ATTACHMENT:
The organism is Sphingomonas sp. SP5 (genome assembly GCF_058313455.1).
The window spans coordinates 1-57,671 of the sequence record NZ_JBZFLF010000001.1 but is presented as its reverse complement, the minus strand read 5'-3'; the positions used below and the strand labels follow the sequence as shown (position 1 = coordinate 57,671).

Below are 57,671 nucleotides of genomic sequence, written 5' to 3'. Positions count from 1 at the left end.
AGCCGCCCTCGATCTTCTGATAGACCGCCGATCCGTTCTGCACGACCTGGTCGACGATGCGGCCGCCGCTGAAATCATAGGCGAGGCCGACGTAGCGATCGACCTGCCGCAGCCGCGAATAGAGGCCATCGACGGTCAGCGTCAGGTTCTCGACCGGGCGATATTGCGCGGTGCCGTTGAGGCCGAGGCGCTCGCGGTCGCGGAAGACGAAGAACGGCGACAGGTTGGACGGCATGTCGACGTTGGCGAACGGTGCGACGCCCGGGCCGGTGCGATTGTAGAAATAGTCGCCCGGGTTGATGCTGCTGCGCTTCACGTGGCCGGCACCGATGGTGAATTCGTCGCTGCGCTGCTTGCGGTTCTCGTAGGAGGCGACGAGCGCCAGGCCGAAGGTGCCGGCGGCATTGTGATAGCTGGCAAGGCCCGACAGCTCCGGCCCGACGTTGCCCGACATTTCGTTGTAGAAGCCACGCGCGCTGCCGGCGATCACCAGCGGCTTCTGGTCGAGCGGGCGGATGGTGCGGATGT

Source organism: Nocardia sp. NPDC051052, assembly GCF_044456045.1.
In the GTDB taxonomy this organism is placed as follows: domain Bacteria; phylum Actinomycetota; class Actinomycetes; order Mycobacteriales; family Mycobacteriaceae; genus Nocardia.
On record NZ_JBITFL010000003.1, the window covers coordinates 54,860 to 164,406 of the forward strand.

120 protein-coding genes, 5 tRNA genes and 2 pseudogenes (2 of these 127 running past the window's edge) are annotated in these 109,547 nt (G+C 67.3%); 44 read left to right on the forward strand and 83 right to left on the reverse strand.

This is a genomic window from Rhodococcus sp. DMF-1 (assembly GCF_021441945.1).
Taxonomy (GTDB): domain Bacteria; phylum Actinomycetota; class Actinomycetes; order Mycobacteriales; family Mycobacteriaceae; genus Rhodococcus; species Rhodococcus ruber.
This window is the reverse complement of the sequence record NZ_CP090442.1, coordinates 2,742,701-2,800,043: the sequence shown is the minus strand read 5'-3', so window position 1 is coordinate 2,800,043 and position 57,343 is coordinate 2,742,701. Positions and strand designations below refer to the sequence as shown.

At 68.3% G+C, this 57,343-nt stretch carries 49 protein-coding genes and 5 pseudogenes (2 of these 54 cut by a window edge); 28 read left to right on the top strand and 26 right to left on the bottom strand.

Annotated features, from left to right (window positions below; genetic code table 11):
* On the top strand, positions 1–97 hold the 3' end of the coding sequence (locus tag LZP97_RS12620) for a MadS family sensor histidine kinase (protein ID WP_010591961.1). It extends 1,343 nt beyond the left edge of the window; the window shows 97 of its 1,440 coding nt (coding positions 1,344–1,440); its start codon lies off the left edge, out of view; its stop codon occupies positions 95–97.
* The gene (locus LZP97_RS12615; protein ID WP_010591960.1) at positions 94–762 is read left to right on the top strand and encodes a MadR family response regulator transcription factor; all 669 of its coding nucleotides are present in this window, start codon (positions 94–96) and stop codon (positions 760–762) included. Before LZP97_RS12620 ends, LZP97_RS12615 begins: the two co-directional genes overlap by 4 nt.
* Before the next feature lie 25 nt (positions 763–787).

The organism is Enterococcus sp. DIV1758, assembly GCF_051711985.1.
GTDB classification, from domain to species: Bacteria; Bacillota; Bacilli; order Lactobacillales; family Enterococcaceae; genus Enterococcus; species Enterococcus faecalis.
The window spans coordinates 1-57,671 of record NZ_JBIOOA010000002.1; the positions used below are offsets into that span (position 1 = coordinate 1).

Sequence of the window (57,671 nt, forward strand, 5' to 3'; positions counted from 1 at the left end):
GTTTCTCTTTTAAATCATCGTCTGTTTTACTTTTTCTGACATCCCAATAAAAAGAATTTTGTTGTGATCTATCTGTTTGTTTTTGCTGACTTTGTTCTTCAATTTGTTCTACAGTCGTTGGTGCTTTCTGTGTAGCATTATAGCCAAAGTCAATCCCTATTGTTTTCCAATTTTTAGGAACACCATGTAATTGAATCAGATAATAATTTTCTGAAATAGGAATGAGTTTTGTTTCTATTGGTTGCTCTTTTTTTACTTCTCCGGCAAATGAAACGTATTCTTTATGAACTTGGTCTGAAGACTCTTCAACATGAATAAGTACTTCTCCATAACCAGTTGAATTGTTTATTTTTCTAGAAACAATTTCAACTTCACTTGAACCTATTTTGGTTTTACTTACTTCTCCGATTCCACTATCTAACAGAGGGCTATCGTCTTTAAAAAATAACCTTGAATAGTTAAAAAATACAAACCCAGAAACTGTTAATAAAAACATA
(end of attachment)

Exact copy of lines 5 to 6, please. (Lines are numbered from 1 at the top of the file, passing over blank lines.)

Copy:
Source organism: Nocardia sp. NPDC051052, assembly GCF_044456045.1.
In the GTDB taxonomy this organism is placed as follows: domain Bacteria; phylum Actinomycetota; class Actinomycetes; order Mycobacteriales; family Mycobacteriaceae; genus Nocardia.